From Good to Great Coaching – What Makes a Great Coach?
‘Each person holds so much power within themselves that needs to be let out. Sometimes they just need a little nudge, a little direction, a little support, a little coaching, and the greatest things can happen.’
I believe that great coaching is one of the most important components of individual and business success. But the fascinating thing is that every management or leadership position should include an element of coaching. Whether at work, at home, in leisure or otherwise, it is about getting others to want to improve, to perform, to develop. Those who have developed and use this ability, rise to the top.
So what skills and attributes should be important for a great coach to have? There is no standard template and there probably is no one single set of attributes that all excellent coaches possess. Good coaches have many skills and can come from many places, but they all connect with their clients they know how to make changes, and they know how to get results. Perhaps the questions to ask are:
What differentiates the good from excellent coach?
- What personal qualities do top coaches possess that separate them from the good coach?
- Is it more the training or the personal (soft skills) qualities?
- Is it more coaching technique or the artistry?
- Is it more coaching knowledge or its application?
- Are there techniques that consistently work that excellent coaches use?
- Is it more a natural talent for helping people or cultivated abilities?
- Is it insightful analysis of individuals or educated guesswork?
Well in my experience, excellent coaching always has some critical elements:
- The cultivation of the highest standards in themselves and their clients.
- The use of a superb process, organisation and monitoring.
- Excellent critical analysis and being objective.
- Excellent feedback and communication skills.
- Great empathy and capacity to go further than is required.
It is much harder to define what are the personal qualities, soft-skills and attitudes that make a great coach. There are a vast range of interpersonal, emotional and intellectual skills. Over my 30 years as an Educator, Headteacher, Master trainer, Executive coach, Mediator and Leader, I have trained many excellent coaches. The key qualities that distinguished the great from the good included:
- A genuine, sincere interest in clients and desire to help.
- They care deeply about people.
- They are all life-long learners.
- They are humble, open, nurturing and grateful.
- They have incredibly high personal standards and ambitions.
- They have a high level of self-knowledge.
- Very high levels of self-awareness with emotional intelligence and resilience. Most clients resist change even if the change is for the good. Changing and modifying behaviour takes time and effort. Some clients adjust quickly – some don’t. A great coach is aware of that, and they’re patient and resourceful. They understand at the highest level the reasons for this resistance.
- The ability to create a safe environment in which clients can express themselves more clearly. There, they can be creative and innovative. I call it EPC (Explore, Play and Create Novelty) and it unlocks a vast range of problems.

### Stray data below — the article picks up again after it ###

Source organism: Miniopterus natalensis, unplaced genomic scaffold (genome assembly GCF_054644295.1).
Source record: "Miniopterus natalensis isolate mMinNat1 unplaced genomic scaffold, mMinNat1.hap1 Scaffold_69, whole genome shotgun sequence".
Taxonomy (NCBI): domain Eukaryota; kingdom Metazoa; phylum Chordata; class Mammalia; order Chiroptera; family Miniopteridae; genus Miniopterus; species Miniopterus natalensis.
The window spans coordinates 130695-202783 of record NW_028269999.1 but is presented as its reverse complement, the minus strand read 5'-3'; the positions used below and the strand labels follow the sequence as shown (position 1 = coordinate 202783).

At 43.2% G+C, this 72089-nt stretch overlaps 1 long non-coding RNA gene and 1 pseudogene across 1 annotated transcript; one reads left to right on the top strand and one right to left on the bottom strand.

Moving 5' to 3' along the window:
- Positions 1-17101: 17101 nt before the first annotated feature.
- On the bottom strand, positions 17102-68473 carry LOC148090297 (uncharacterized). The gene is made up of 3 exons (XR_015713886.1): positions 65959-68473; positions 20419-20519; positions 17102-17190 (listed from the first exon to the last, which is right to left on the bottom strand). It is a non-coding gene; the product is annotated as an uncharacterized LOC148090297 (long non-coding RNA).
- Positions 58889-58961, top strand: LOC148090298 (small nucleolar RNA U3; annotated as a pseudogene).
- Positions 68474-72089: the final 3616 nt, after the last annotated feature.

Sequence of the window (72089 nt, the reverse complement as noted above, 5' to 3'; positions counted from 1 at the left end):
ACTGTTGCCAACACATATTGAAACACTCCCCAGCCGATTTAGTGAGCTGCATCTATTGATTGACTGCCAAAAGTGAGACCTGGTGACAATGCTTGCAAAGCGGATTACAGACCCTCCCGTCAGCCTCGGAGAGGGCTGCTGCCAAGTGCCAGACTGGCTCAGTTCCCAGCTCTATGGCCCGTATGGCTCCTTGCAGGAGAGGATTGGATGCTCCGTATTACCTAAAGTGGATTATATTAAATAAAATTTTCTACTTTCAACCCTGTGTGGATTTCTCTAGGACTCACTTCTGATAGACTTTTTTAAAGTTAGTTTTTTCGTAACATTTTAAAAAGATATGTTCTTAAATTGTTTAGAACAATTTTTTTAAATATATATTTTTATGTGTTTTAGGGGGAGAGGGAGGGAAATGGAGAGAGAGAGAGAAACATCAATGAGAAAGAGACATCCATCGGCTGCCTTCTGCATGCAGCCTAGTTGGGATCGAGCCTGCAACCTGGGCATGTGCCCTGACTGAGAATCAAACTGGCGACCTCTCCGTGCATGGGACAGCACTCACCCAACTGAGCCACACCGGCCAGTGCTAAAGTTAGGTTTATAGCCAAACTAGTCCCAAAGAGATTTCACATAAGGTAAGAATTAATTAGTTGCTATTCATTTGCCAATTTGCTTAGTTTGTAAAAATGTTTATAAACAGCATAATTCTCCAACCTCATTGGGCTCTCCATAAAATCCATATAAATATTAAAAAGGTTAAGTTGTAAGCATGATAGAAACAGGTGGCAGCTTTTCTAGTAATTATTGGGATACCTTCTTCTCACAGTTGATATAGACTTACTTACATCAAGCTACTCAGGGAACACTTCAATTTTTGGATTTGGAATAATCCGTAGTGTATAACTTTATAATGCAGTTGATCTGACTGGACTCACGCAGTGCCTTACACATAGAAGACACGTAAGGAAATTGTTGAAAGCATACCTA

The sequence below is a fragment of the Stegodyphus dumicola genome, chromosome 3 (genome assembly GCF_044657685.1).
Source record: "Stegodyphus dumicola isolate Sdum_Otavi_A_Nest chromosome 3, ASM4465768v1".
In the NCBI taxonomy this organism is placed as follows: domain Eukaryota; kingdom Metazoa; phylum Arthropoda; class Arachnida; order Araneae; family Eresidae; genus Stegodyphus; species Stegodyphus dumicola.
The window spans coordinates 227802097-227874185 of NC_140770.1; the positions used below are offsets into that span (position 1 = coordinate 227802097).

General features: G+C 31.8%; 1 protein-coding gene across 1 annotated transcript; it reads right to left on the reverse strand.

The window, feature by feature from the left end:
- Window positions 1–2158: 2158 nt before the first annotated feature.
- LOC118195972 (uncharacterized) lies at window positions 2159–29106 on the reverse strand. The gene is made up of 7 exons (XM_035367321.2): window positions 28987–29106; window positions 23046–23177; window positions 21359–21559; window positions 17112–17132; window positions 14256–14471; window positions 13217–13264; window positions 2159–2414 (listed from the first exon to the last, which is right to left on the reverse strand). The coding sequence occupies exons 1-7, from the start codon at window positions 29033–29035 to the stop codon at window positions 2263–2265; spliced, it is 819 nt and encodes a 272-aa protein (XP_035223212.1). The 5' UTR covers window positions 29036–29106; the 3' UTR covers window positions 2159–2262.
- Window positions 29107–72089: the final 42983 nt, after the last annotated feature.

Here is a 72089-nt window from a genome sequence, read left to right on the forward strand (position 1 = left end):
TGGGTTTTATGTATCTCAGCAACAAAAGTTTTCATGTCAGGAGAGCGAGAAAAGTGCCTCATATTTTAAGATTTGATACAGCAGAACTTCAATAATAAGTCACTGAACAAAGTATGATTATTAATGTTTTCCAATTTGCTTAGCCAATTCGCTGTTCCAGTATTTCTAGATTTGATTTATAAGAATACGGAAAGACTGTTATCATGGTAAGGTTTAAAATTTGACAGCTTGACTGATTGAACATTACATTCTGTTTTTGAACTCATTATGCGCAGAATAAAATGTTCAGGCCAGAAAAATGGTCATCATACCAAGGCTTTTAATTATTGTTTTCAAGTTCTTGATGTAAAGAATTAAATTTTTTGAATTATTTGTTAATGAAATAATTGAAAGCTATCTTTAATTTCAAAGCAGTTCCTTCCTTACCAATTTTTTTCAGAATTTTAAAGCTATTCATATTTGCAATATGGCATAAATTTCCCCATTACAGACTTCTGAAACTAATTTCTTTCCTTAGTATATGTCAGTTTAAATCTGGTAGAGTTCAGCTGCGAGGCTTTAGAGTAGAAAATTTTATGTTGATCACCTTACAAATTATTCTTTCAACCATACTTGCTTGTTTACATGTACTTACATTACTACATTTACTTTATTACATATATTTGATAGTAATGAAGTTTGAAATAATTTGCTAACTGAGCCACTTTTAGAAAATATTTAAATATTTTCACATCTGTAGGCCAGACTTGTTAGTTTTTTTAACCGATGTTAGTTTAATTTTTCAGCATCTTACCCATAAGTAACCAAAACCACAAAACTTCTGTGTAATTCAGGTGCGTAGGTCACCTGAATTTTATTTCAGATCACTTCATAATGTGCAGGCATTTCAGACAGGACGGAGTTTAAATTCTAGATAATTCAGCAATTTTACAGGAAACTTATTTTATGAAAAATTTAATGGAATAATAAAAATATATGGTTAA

- Great coaches are always knowledgeable and skilled – they are perceptive, intuitive, curious and inquiring. They know the processes and follow it- the skills and techniques that contribute to success. It is these skills combined with the knowledge that creates success. They can guide the building of a structure, real accountability, and support necessary to ensure sustained commitment from their clients.
- They work on themselves unceasingly and usually have their own coach. They are open to new ideas and philosophies. They study coaching seriously and take coaching seriously. It is a profession that requires personal commitment to excellence, always.
- The best of coaches are extremely well organised. This is one of the most important traits of a great coach because it shows their commitment. The actual coaching process with the employee is not arbitrary. It is consistent. The client is not left confused by the methodology of the coach.
- They can quickly identify gaps between where the client is and where the client needs or wants to be. To do this, they need to ask better questions – they ask for more intentional thought, action and behavior changes than the client would have asked of him or herself – which is crucial.
- Great coaches have to be flexible and have the capacity for deep and comprehensive learning. A great coach adjusts to the personality and behaviour of the individual client.
- Great coaches are objective and give great feedback. Yes, this requires high level communication skills but it has to be based on set criteria. When feedback is provided on the standards, it is based on pre-determined components and not on the whim of the coach at that moment. This makes the feedback meaningful, relevant and easier to apply.
These are a fantastic starting point. Now, on top of these attributes, excellent coaches should have:
It is about a cultural shift for the profession – from Good to Great – and will change the view of coaching worldwide. If you can add more to the list, please do (it is by no means exhaustive or exclusive).
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